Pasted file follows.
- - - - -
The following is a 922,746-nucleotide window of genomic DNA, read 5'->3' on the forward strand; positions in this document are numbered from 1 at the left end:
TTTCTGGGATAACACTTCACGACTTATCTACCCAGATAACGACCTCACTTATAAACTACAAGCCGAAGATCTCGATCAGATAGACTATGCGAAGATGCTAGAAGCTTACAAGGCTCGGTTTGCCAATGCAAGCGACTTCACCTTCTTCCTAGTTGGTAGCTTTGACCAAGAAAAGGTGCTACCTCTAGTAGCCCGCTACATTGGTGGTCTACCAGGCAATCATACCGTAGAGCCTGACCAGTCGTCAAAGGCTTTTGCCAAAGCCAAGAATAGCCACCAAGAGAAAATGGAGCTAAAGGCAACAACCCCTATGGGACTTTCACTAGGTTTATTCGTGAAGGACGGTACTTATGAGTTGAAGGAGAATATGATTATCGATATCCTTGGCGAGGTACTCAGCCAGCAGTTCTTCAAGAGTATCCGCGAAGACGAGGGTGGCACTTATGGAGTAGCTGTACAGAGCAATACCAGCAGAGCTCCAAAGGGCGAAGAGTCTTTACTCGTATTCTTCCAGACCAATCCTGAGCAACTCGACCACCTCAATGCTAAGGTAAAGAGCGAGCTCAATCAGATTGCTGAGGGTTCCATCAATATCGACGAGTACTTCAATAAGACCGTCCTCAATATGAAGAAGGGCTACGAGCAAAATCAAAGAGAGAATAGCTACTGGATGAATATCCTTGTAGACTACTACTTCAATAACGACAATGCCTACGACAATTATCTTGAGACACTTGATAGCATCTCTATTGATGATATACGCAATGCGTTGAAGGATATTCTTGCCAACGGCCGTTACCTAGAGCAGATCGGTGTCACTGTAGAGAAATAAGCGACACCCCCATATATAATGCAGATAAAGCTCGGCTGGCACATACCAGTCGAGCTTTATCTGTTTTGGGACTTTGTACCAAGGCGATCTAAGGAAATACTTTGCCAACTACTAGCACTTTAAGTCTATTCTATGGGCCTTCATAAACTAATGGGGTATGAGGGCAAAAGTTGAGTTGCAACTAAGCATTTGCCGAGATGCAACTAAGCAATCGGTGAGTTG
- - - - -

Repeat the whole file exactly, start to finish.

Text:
The following is a 922,746-nucleotide window of genomic DNA, read 5'->3' on the forward strand; positions in this document are numbered from 1 at the left end:
TTTCTGGGATAACACTTCACGACTTATCTACCCAGATAACGACCTCACTTATAAACTACAAGCCGAAGATCTCGATCAGATAGACTATGCGAAGATGCTAGAAGCTTACAAGGCTCGGTTTGCCAATGCAAGCGACTTCACCTTCTTCCTAGTTGGTAGCTTTGACCAAGAAAAGGTGCTACCTCTAGTAGCCCGCTACATTGGTGGTCTACCAGGCAATCATACCGTAGAGCCTGACCAGTCGTCAAAGGCTTTTGCCAAAGCCAAGAATAGCCACCAAGAGAAAATGGAGCTAAAGGCAACAACCCCTATGGGACTTTCACTAGGTTTATTCGTGAAGGACGGTACTTATGAGTTGAAGGAGAATATGATTATCGATATCCTTGGCGAGGTACTCAGCCAGCAGTTCTTCAAGAGTATCCGCGAAGACGAGGGTGGCACTTATGGAGTAGCTGTACAGAGCAATACCAGCAGAGCTCCAAAGGGCGAAGAGTCTTTACTCGTATTCTTCCAGACCAATCCTGAGCAACTCGACCACCTCAATGCTAAGGTAAAGAGCGAGCTCAATCAGATTGCTGAGGGTTCCATCAATATCGACGAGTACTTCAATAAGACCGTCCTCAATATGAAGAAGGGCTACGAGCAAAATCAAAGAGAGAATAGCTACTGGATGAATATCCTTGTAGACTACTACTTCAATAACGACAATGCCTACGACAATTATCTTGAGACACTTGATAGCATCTCTATTGATGATATACGCAATGCGTTGAAGGATATTCTTGCCAACGGCCGTTACCTAGAGCAGATCGGTGTCACTGTAGAGAAATAAGCGACACCCCCATATATAATGCAGATAAAGCTCGGCTGGCACATACCAGTCGAGCTTTATCTGTTTTGGGACTTTGTACCAAGGCGATCTAAGGAAATACTTTGCCAACTACTAGCACTTTAAGTCTATTCTATGGGCCTTCATAAACTAATGGGGTATGAGGGCAAAAGTTGAGTTGCAACTAAGCATTTGCCGAGATGCAACTAAGCAATCGGTGAGTTG